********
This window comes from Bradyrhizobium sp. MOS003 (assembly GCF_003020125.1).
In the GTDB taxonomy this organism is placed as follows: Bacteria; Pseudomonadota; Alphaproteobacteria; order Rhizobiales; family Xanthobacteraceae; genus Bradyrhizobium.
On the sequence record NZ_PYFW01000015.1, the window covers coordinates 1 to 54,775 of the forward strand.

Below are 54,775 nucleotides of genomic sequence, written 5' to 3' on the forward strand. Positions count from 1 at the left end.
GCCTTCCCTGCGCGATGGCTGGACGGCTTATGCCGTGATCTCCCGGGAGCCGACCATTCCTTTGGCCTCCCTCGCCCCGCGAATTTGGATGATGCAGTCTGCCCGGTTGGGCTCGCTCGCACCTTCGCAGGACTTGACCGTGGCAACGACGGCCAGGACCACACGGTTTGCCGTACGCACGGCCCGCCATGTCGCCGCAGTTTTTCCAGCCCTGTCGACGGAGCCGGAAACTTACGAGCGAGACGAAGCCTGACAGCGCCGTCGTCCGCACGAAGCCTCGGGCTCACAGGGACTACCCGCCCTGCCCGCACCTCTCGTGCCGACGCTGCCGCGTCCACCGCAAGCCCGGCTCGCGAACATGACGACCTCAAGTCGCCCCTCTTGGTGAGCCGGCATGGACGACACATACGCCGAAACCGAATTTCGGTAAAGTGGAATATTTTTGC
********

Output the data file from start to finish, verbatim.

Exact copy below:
This window comes from Bradyrhizobium sp. MOS003 (assembly GCF_003020125.1).
In the GTDB taxonomy this organism is placed as follows: Bacteria; Pseudomonadota; Alphaproteobacteria; order Rhizobiales; family Xanthobacteraceae; genus Bradyrhizobium.
On the sequence record NZ_PYFW01000015.1, the window covers coordinates 1 to 54,775 of the forward strand.

Below are 54,775 nucleotides of genomic sequence, written 5' to 3' on the forward strand. Positions count from 1 at the left end.
GCCTTCCCTGCGCGATGGCTGGACGGCTTATGCCGTGATCTCCCGGGAGCCGACCATTCCTTTGGCCTCCCTCGCCCCGCGAATTTGGATGATGCAGTCTGCCCGGTTGGGCTCGCTCGCACCTTCGCAGGACTTGACCGTGGCAACGACGGCCAGGACCACACGGTTTGCCGTACGCACGGCCCGCCATGTCGCCGCAGTTTTTCCAGCCCTGTCGACGGAGCCGGAAACTTACGAGCGAGACGAAGCCTGACAGCGCCGTCGTCCGCACGAAGCCTCGGGCTCACAGGGACTACCCGCCCTGCCCGCACCTCTCGTGCCGACGCTGCCGCGTCCACCGCAAGCCCGGCTCGCGAACATGACGACCTCAAGTCGCCCCTCTTGGTGAGCCGGCATGGACGACACATACGCCGAAACCGAATTTCGGTAAAGTGGAATATTTTTGC